SEATTLE (October 6, 2016)—A Place for Mom, the nation’s largest senior living referral service, released data today showing that 73 percent of families report that a senior loved one’s quality of life improved after moving to assisted living. Before making the transition, 62 percent of seniors say they would rather stay at home; however, after moving to assisted living families find improvements in seniors’ social and emotional well-being as well as physical health and nutrition. Additionally, 60 percent of caregivers found that their personal quality of life improved and 70 percent found that there was an insignificant financial impact on them after a senior’s move. The new findings stem from the Family Quality of Life Survey, the third installment of a quarterly series of data reports produced by A Place for Mom to help seniors and families plan for the future.

“There is a misperception in the marketplace that seniors are better off staying at home later in life, even when they need care and support,” said Charlie Severn, vice president of brand marketing at A Place for Mom. “What many families are surprised to learn is that not only do their parent’s lives improve, but also their own life situations can positively change from a move into an assisted living or other senior living community. Often, families may be hesitant to start looking into the process because of preconceived notions about senior care. It’s important to start planning for senior living sooner rather than later as it can lead to a better outcome for everyone involved.”

The Family Quality of Life Survey was designed to measure the effect of moving to an assisted living community on quality of life for both the senior and a family member who helped them search for senior housing and care. A Place for Mom surveyed family members of seniors who had either moved into assisted living or were similar seniors still searching for senior housing and care. The survey also asked about the perceptions seniors and family members had about senior living before they began their search. In coordination with A Place for Mom, Sage Projections—a Seattle-based research and consulting company—provided unbiased consultation and validation on the survey development, methodology and interpretation of results.

Initial Perceptions of Assisted Living
Overall, 85 percent of families delay their search because the senior doesn’t want to move or the family member thinks of substandard care when they envision assisted living. A majority of seniors (62 percent) initially say they would rather stay home and be taken care of by someone they know, while half of families start out with a neutral or negative perception of assisted living facilities.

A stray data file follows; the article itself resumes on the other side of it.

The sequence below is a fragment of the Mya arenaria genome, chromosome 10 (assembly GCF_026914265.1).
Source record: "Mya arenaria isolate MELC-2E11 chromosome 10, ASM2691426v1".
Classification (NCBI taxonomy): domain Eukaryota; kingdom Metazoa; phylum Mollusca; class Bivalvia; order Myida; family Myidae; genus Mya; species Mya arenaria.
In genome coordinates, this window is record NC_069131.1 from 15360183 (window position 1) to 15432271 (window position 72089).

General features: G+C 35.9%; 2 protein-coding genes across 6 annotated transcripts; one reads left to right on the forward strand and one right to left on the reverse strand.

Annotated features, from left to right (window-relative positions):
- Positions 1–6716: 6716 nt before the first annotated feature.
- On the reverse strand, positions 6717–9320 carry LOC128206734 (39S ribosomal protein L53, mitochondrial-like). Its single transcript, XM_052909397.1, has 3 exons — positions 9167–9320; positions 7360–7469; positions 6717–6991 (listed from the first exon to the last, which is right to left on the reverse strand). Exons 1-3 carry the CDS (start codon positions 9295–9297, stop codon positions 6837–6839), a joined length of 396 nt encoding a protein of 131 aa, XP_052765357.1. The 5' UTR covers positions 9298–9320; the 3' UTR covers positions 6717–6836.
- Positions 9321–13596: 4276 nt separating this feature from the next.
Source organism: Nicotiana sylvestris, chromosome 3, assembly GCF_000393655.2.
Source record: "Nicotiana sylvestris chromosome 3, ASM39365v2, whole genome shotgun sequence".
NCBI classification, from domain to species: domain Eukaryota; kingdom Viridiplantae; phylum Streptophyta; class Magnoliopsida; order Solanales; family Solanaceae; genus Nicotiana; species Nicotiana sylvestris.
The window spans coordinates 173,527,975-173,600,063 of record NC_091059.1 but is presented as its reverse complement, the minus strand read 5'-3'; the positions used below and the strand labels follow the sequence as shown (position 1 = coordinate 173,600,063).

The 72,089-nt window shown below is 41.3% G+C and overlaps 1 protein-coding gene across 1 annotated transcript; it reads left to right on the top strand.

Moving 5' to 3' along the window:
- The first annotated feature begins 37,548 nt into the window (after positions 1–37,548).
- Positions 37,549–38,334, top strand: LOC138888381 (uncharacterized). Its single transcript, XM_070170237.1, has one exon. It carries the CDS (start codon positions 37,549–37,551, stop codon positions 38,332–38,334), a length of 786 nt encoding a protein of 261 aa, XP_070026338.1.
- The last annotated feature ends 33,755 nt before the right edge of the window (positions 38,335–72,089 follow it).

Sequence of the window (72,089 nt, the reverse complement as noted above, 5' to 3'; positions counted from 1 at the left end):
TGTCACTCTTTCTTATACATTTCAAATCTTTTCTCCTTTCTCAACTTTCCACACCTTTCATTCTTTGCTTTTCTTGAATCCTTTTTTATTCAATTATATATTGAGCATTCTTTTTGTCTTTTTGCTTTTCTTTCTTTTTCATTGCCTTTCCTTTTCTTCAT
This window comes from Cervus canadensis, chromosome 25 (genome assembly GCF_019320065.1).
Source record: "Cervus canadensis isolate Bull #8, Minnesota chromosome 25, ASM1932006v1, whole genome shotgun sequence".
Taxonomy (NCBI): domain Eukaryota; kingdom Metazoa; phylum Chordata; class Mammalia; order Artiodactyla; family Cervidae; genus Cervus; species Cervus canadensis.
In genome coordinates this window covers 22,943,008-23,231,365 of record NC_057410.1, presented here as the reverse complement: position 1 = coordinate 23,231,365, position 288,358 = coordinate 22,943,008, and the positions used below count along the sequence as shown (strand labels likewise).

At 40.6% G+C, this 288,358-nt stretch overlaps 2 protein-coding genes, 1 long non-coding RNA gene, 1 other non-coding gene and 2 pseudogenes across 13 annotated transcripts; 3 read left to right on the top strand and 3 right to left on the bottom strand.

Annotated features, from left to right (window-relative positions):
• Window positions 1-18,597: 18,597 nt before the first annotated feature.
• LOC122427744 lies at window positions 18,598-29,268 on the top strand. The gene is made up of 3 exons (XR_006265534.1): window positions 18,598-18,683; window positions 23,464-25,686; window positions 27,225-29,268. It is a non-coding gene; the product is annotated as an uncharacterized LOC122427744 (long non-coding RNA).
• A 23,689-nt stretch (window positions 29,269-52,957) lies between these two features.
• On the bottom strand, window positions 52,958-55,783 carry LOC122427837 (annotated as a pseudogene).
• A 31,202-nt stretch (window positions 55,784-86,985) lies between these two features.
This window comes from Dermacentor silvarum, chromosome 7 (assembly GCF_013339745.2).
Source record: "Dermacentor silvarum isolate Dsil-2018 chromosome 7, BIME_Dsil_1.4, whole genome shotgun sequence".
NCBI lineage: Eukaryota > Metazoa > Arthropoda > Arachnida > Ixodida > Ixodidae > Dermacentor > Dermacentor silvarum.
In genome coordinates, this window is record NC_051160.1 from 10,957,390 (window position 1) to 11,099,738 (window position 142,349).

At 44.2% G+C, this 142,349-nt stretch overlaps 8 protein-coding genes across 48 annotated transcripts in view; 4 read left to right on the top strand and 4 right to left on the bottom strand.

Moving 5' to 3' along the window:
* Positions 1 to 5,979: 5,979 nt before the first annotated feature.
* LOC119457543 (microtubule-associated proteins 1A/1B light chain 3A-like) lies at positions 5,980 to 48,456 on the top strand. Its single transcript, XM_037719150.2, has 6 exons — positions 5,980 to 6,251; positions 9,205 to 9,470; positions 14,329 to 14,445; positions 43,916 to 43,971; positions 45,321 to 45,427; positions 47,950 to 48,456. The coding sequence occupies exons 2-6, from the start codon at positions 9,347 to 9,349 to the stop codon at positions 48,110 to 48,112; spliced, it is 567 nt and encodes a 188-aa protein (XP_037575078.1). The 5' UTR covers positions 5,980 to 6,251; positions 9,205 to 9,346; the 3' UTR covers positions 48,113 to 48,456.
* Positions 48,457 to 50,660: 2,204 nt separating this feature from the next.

Bar Chart Why People Delay Assisted Living

Seniors’ Positive Experiences after the Move
Contrary to initial expectations, however, both seniors and family caregivers experience a positive change in overall quality of life after a senior moves to assisted living. In fact, seniors who moved are 70 percent more likely than those considering a move to assisted living to report a good overall quality of life and they are 65 percent less likely to have a bad overall quality of life. Once a senior has moved, they are five times more likely to see overall quality of life improve than worsen and 73 percent of families report that a senior’s quality of life got better or much better.

Additionally, 73 percent of respondents reported an improvement in the senior’s nutrition, 64 percent saw the senior’s social well-being improve, 47 percent saw emotional well-being improve and 44 percent saw physical health improve. In each case, a worsening quality of life for the senior was the least likely outcome.

Bar chart change in quality of life

Impact on Caregiver Quality of Life and Finances
After a senior moves to an assisted living community, family caregivers experience improvements in stress, diet, exercise and work without sacrificing financial well-being. Of the families who had a parent or loved one move, 60 percent say their own quality of life improved. Perhaps most importantly, half of families who helped a parent or loved one move say their relationship with the senior improved.

Family members are 24 percent more likely to have a good or very good quality of life if the senior has moved than if the family is still considering an assisted living move for their loved one. Overall, 64 percent of families who helped a loved one make a move feel less stress about their senior loved ones. Additionally, nearly a third (32 percent) of families who transitioned report healthier or much healthier diet and exercise levels after the move.

While many families may be wary about the potential financial burden of relocating a senior into assisted living, they also may not realize the hidden costs of having a senior age at home. When families start paying for at-home care support on top of routine household maintenance, a move to an assisted living community can be comparable in cost while alleviating stress for family caregivers. The monetary well-being of caregivers is largely unaffected after a senior moves, with more than 70 percent of families feeling no change in their financial situation. The transition also opens the door for greater earning potential for caregivers. Out of families who helped a love one make a move, 39 percent report less impact of caregiving on their careers.

“A Place for Mom has more than 15 years of experience helping families find senior housing at no personal cost, and we are well-equipped to guide families in their search for the right senior housing and care solution,” said Severn. “We encourage all families to be proactive in finding the right solution for their loved ones.”

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